Electrochemical research has already informed the development and improvement of innovative batteries, electrocatalysts, photovoltaics and fuel cells. Through this fellowship, ECS and Toyota hope to see further innovative and unconventional technologies borne from electrochemical research.

The selected fellows receive restricted grants of $50,000 to conduct the research outlined in their proposals within one year. They also receive a one-year complimentary ECS membership as well as the opportunity to present and/or publish their research with ECS.

Each year, fellows deliver presentations to Toyota, discussing the overall scope of the research before participating in breakout sessions, where the winners meet with specific research groups that are more directly connected to their topical areas. During these sessions, the fellows learn about some of the research being developed at Toyota, connecting fundamental work to applied research.

The ECS Toyota Young Investigator Fellowship Selection Committee chose five recipients to receive the 2019-2020 fellowship awards for projects in green energy technology:

  • Professor Jennifer L. Shaefer, University of Notre Dame
  • Professor Neil Dasgupta, University of Michigan
  • Professor Kelsey Hatzell, Vanderbilt University
  • Professor Nemanja Danilovic, Lawrence Berkeley National Laboratory
  • Dr. Zhenhua Zeng, Purdue University

Now in its fifth year, the ECS Toyota Young Investigator Fellowship is an annual program; the 2020-2021 request for proposals was issued in the fall of 2019.


More than 2,300 students in grades 6–12 participated in the 12th annual Lexus Eco Challenge, an educational contest that empowers students to learn about the environment and take action to improve it. Each year, a total of $500,000 in scholarships and grants is awarded to the winning student teams, their teachers and schools.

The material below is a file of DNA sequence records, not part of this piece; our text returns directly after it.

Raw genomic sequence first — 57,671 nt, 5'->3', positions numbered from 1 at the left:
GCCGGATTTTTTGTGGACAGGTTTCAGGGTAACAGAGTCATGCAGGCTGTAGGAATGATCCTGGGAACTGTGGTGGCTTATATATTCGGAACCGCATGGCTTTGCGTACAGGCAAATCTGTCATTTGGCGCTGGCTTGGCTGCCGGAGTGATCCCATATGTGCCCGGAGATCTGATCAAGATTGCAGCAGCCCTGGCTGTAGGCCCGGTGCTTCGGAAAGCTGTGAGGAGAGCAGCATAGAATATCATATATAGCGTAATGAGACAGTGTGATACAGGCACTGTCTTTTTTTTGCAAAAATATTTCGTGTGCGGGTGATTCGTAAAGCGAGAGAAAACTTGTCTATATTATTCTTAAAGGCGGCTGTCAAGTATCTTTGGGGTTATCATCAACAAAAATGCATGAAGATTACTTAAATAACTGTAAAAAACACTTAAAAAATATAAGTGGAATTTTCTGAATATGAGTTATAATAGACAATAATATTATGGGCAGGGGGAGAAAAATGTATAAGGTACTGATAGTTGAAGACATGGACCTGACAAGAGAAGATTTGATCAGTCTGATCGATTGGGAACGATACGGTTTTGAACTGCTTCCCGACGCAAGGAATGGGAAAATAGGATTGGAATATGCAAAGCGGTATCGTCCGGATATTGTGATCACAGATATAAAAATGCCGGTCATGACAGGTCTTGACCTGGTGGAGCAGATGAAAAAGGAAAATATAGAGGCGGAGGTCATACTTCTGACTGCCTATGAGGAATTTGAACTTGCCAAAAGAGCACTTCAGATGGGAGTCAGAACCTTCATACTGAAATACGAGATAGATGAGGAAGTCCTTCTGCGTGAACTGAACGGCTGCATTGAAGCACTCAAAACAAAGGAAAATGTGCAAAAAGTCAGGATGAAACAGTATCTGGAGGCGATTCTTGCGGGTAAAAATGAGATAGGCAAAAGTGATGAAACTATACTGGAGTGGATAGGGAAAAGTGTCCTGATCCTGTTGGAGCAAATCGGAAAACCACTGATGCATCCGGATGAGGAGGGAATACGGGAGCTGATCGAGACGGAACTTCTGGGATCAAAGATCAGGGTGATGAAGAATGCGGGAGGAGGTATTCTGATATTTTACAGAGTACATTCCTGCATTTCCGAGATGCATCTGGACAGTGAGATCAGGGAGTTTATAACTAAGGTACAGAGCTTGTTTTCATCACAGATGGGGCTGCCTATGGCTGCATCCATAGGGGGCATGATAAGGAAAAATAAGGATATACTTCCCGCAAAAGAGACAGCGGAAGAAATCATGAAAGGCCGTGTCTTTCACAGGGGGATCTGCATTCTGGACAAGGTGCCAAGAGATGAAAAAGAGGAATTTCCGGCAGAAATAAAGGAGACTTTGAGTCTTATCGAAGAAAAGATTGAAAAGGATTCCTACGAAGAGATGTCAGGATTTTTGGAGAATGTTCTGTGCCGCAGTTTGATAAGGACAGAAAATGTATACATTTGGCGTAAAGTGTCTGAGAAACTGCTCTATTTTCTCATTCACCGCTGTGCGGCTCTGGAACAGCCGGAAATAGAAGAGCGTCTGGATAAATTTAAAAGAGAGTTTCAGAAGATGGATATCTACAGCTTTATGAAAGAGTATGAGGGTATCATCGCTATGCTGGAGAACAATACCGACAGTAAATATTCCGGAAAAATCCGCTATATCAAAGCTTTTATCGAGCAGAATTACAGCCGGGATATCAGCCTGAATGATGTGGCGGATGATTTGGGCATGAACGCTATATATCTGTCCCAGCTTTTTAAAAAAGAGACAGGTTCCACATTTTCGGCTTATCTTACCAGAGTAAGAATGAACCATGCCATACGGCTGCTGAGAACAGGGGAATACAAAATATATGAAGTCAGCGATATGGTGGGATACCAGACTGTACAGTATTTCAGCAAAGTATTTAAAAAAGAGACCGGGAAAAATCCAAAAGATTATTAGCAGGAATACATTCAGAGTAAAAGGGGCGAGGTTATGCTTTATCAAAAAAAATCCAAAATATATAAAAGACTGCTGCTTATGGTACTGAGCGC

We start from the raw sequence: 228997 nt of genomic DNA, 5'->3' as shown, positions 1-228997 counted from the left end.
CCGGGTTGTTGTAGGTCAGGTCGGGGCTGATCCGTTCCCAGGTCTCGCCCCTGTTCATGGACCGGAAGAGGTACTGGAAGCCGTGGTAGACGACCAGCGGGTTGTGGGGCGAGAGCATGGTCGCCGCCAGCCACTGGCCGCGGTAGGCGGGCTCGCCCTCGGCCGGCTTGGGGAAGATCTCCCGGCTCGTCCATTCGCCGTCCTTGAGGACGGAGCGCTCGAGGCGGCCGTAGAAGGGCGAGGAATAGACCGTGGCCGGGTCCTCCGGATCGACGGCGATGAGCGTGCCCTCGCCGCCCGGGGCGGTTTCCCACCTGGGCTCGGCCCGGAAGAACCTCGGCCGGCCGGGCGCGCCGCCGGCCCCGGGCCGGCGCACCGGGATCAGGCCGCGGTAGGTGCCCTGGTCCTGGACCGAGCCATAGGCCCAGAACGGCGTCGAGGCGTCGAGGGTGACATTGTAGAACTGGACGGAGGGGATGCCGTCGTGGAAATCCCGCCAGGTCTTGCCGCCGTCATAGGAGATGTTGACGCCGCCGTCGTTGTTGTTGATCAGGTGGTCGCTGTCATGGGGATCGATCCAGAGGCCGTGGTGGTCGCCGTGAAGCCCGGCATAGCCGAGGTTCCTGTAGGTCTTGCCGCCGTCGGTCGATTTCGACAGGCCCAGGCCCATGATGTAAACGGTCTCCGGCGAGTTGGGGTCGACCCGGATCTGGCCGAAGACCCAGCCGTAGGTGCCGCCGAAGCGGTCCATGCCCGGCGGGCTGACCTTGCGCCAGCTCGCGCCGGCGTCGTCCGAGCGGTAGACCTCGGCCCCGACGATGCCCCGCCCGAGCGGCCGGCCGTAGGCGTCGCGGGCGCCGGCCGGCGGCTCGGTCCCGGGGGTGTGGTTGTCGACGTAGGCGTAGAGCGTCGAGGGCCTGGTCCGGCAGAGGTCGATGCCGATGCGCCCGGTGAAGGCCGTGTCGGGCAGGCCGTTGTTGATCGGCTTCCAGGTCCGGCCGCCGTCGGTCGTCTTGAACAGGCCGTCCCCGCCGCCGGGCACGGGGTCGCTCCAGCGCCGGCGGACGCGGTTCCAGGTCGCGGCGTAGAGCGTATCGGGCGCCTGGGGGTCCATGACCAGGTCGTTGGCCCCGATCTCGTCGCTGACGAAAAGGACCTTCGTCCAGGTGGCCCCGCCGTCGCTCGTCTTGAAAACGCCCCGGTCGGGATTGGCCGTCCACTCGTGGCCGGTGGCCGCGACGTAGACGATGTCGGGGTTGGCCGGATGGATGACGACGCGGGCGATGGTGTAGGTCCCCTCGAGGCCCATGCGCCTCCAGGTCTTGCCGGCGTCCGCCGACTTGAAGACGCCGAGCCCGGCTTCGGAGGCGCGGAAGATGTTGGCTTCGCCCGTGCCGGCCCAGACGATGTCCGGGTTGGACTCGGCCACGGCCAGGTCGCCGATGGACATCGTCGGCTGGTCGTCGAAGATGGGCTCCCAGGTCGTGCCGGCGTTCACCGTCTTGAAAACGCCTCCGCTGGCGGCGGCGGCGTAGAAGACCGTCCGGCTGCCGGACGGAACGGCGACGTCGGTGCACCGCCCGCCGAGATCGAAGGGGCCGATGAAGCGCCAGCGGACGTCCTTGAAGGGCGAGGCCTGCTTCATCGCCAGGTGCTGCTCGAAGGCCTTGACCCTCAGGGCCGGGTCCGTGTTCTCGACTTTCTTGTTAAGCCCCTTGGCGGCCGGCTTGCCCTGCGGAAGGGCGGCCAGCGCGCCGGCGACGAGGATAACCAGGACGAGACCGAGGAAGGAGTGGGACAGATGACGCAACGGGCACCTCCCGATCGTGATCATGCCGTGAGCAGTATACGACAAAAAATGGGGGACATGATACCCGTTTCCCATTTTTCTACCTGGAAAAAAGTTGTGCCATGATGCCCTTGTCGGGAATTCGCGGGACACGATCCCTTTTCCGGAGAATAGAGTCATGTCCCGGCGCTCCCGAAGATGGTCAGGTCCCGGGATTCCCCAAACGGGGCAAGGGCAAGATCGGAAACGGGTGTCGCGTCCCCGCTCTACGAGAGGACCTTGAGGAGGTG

Through the first two phases of the Lexus Eco Challenge, 32 middle and high school teams were selected as finalists. Each finalist earned a $10,000 prize to be shared among the team, teacher and school, and was invited to embark on the final challenge to reach beyond their local community to inspire environmental action. The teams communicated their innovative ideas to a wide audience in the last round, broadening the reach of their work to people outside their communities.

Lexus and Scholastic, the global children‘s publishing, education and media company, reviewed the finalists’ innovative submissions and selected one middle and one high school team as the 2018–19 Lexus Eco Challenge Grand Prize winners. The Grand Prize–winning teams each received an additional $30,000, divided into a $7,000 grant for the school, a $3,000 grant for the team’s teacher advisor, and $20,000 in scholarships for the students to share. Eight First Place–winning teams were awarded an additional $15,000 in grants each.


This year‘s high school Grand Prize–winning team was the Aquapals from Arlington High School in Lagrangeville, New York. The Aquapals and teacher advisors Tricia Muraco and Maribel Pregnall focused on utilizing aquaponic farming techniques to reduce polychlorinated biphenyls (PCBs). From their research, the students generated a 35-page manual for aquaponic farming, which they shared with local students and legislators to encourage change within the Hudson River Valley. After establishing five aquaponic systems and presenting to over 1,000 students close to home, they turned their attention abroad, collaborating with 14 farmers in eight countries.

Food Miles Matter